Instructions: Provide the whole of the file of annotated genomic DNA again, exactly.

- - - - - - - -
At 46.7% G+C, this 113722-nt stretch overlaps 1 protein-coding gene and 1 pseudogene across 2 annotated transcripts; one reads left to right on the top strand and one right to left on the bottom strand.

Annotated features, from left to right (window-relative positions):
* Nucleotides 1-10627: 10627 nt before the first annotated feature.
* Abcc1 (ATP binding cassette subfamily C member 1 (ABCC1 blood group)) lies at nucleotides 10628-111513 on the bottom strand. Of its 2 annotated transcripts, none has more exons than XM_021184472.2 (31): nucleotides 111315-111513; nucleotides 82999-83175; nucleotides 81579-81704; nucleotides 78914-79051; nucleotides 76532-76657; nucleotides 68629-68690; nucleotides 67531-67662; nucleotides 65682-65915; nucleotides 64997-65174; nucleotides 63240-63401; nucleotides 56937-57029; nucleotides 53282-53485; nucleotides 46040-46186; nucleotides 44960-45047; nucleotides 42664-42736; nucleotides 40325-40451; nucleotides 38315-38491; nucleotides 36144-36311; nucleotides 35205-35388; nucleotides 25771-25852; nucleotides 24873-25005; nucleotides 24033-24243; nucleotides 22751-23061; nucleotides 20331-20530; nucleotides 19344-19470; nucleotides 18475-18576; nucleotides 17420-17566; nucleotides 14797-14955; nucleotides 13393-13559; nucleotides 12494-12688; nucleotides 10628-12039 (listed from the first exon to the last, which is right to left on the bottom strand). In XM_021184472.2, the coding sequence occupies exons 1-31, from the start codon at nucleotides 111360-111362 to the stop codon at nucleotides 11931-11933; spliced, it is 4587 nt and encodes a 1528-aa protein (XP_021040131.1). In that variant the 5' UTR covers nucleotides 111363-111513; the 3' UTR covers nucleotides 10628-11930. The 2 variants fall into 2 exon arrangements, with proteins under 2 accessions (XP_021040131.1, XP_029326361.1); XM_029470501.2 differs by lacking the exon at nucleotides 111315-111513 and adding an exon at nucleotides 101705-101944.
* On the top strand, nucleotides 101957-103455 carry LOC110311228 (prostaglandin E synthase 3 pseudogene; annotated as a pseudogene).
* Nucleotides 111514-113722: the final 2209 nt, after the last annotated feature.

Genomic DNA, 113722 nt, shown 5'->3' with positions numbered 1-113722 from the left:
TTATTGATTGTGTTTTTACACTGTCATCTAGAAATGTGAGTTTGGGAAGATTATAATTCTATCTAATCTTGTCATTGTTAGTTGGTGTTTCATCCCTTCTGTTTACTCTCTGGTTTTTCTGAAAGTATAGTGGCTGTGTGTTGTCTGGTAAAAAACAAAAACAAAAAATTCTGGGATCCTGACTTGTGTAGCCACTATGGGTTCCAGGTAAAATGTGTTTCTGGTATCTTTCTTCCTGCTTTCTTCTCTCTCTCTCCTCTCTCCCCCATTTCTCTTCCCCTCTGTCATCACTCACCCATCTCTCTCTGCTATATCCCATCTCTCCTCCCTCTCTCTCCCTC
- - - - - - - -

At 46.7% G+C, this 113722-nt stretch overlaps 1 protein-coding gene and 1 pseudogene across 2 annotated transcripts; one reads left to right on the top strand and one right to left on the bottom strand.

Annotated features, from left to right (window-relative positions):
* Nucleotides 1-10627: 10627 nt before the first annotated feature.
* Abcc1 (ATP binding cassette subfamily C member 1 (ABCC1 blood group)) lies at nucleotides 10628-111513 on the bottom strand. Of its 2 annotated transcripts, none has more exons than XM_021184472.2 (31): nucleotides 111315-111513; nucleotides 82999-83175; nucleotides 81579-81704; nucleotides 78914-79051; nucleotides 76532-76657; nucleotides 68629-68690; nucleotides 67531-67662; nucleotides 65682-65915; nucleotides 64997-65174; nucleotides 63240-63401; nucleotides 56937-57029; nucleotides 53282-53485; nucleotides 46040-46186; nucleotides 44960-45047; nucleotides 42664-42736; nucleotides 40325-40451; nucleotides 38315-38491; nucleotides 36144-36311; nucleotides 35205-35388; nucleotides 25771-25852; nucleotides 24873-25005; nucleotides 24033-24243; nucleotides 22751-23061; nucleotides 20331-20530; nucleotides 19344-19470; nucleotides 18475-18576; nucleotides 17420-17566; nucleotides 14797-14955; nucleotides 13393-13559; nucleotides 12494-12688; nucleotides 10628-12039 (listed from the first exon to the last, which is right to left on the bottom strand). In XM_021184472.2, the coding sequence occupies exons 1-31, from the start codon at nucleotides 111360-111362 to the stop codon at nucleotides 11931-11933; spliced, it is 4587 nt and encodes a 1528-aa protein (XP_021040131.1). In that variant the 5' UTR covers nucleotides 111363-111513; the 3' UTR covers nucleotides 10628-11930. The 2 variants fall into 2 exon arrangements, with proteins under 2 accessions (XP_021040131.1, XP_029326361.1); XM_029470501.2 differs by lacking the exon at nucleotides 111315-111513 and adding an exon at nucleotides 101705-101944.
* On the top strand, nucleotides 101957-103455 carry LOC110311228 (prostaglandin E synthase 3 pseudogene; annotated as a pseudogene).
* Nucleotides 111514-113722: the final 2209 nt, after the last annotated feature.

Genomic DNA, 113722 nt, shown 5'->3' with positions numbered 1-113722 from the left:
TTATTGATTGTGTTTTTACACTGTCATCTAGAAATGTGAGTTTGGGAAGATTATAATTCTATCTAATCTTGTCATTGTTAGTTGGTGTTTCATCCCTTCTGTTTACTCTCTGGTTTTTCTGAAAGTATAGTGGCTGTGTGTTGTCTGGTAAAAAACAAAAACAAAAAATTCTGGGATCCTGACTTGTGTAGCCACTATGGGTTCCAGGTAAAATGTGTTTCTGGTATCTTTCTTCCTGCTTTCTTCTCTCTCTCTCCTCTCTCCCCCATTTCTCTTCCCCTCTGTCATCACTCACCCATCTCTCTCTGCTATATCCCATCTCTCCTCCCTCTCTCTCCCTC